discrimination, nationalism, identity, Canada, sexual orientation, Canadian Charter of Rights and Freedoms
In the 1990s, "identity" has become the centrepiece of theoretical work in a variety of disciplines. We now know that, in the conditions of late modem (or postmodem) society, identity is complex-it is fragmented, intersected, subject to alteration, socially constructed and it exhibits only a partial fixity at any moment. Most important, identities are to be valued, respected, and understood on their own terms. However, we also have relearned (if we ever forgot) that identities can be dangerous and fatal, especially when they coalesce in the form of nationalism. In this article, I will explore the intersection of nationalism and identity in the Canadian context and will use as an example to explore these broad issues, the constitutional recognition of sexual orientation as a prohibited ground of discrimination.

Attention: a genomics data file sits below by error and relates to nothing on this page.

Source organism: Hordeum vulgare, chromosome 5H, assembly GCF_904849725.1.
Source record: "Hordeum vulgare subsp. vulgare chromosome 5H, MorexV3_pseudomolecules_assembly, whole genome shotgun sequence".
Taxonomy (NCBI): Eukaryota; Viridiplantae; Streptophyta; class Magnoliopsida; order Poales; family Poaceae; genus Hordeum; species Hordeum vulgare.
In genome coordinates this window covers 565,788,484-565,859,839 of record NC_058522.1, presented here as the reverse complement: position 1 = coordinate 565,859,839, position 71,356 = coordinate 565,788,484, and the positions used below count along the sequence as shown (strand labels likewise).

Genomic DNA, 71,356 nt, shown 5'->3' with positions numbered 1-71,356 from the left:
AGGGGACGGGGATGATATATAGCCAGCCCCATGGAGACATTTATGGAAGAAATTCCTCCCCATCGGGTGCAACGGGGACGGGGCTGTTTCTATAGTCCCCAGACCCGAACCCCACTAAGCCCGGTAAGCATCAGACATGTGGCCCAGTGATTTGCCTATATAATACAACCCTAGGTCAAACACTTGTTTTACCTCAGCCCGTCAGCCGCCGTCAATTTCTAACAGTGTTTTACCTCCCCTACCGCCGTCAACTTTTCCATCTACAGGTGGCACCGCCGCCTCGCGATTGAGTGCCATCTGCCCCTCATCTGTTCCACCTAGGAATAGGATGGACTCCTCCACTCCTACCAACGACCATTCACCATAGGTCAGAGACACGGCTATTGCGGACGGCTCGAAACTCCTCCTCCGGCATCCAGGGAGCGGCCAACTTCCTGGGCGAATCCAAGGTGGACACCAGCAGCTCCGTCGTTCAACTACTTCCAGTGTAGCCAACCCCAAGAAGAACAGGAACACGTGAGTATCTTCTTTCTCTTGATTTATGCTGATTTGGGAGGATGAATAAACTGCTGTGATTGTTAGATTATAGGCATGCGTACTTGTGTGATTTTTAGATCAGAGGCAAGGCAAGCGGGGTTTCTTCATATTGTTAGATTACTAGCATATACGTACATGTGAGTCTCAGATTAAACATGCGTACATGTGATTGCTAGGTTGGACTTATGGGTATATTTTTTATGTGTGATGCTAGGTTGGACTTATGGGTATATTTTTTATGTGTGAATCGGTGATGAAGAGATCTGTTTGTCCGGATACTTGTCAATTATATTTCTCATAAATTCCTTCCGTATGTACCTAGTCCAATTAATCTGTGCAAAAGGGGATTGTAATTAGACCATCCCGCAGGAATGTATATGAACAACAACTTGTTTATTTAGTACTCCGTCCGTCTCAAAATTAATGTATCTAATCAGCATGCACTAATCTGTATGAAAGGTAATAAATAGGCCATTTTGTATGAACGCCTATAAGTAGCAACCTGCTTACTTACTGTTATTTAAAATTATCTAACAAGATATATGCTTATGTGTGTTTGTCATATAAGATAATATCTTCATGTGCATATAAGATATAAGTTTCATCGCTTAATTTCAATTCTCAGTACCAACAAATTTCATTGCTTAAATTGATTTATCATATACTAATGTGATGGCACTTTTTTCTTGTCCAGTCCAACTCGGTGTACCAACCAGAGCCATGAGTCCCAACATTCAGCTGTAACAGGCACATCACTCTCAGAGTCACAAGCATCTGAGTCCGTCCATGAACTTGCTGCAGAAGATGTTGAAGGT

Carl F. Stychin, "A Postmodern Constitutionalism: Equality Rights, Identity Politics, and the Canadian National Imagination" (1994) 17:1 Dal LJ 61.